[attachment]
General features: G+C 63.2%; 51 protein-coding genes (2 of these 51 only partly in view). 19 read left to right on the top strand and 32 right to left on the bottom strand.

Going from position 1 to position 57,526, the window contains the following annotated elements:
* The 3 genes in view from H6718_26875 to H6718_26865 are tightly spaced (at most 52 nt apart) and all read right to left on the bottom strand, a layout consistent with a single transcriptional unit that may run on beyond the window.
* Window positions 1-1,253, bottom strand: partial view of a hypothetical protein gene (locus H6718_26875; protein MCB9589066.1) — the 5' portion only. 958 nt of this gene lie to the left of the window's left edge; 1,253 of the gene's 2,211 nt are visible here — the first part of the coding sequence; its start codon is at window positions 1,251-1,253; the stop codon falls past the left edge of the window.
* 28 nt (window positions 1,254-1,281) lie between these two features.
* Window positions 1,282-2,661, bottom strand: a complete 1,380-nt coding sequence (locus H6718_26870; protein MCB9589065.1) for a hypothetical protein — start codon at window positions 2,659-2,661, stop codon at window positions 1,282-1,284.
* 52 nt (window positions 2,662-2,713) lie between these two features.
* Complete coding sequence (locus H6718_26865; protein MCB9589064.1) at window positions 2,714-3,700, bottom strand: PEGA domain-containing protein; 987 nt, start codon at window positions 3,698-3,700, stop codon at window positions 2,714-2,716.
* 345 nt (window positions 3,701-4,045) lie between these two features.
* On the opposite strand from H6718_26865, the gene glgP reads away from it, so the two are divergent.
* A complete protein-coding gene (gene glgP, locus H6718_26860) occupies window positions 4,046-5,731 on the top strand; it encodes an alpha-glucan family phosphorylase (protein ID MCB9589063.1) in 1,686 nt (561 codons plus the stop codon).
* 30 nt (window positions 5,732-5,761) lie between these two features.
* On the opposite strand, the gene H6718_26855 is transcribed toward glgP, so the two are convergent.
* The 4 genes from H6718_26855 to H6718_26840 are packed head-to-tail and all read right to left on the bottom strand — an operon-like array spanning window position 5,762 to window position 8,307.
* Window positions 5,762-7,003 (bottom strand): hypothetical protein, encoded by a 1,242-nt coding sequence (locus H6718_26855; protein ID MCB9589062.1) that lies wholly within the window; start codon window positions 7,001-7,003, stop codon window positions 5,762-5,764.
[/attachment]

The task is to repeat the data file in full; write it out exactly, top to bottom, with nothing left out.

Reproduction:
General features: G+C 63.2%; 51 protein-coding genes (2 of these 51 only partly in view). 19 read left to right on the top strand and 32 right to left on the bottom strand.

Going from position 1 to position 57,526, the window contains the following annotated elements:
* The 3 genes in view from H6718_26875 to H6718_26865 are tightly spaced (at most 52 nt apart) and all read right to left on the bottom strand, a layout consistent with a single transcriptional unit that may run on beyond the window.
* Window positions 1-1,253, bottom strand: partial view of a hypothetical protein gene (locus H6718_26875; protein MCB9589066.1) — the 5' portion only. 958 nt of this gene lie to the left of the window's left edge; 1,253 of the gene's 2,211 nt are visible here — the first part of the coding sequence; its start codon is at window positions 1,251-1,253; the stop codon falls past the left edge of the window.
* 28 nt (window positions 1,254-1,281) lie between these two features.
* Window positions 1,282-2,661, bottom strand: a complete 1,380-nt coding sequence (locus H6718_26870; protein MCB9589065.1) for a hypothetical protein — start codon at window positions 2,659-2,661, stop codon at window positions 1,282-1,284.
* 52 nt (window positions 2,662-2,713) lie between these two features.
* Complete coding sequence (locus H6718_26865; protein MCB9589064.1) at window positions 2,714-3,700, bottom strand: PEGA domain-containing protein; 987 nt, start codon at window positions 3,698-3,700, stop codon at window positions 2,714-2,716.
* 345 nt (window positions 3,701-4,045) lie between these two features.
* On the opposite strand from H6718_26865, the gene glgP reads away from it, so the two are divergent.
* A complete protein-coding gene (gene glgP, locus H6718_26860) occupies window positions 4,046-5,731 on the top strand; it encodes an alpha-glucan family phosphorylase (protein ID MCB9589063.1) in 1,686 nt (561 codons plus the stop codon).
* 30 nt (window positions 5,732-5,761) lie between these two features.
* On the opposite strand, the gene H6718_26855 is transcribed toward glgP, so the two are convergent.
* The 4 genes from H6718_26855 to H6718_26840 are packed head-to-tail and all read right to left on the bottom strand — an operon-like array spanning window position 5,762 to window position 8,307.
* Window positions 5,762-7,003 (bottom strand): hypothetical protein, encoded by a 1,242-nt coding sequence (locus H6718_26855; protein ID MCB9589062.1) that lies wholly within the window; start codon window positions 7,001-7,003, stop codon window positions 5,762-5,764.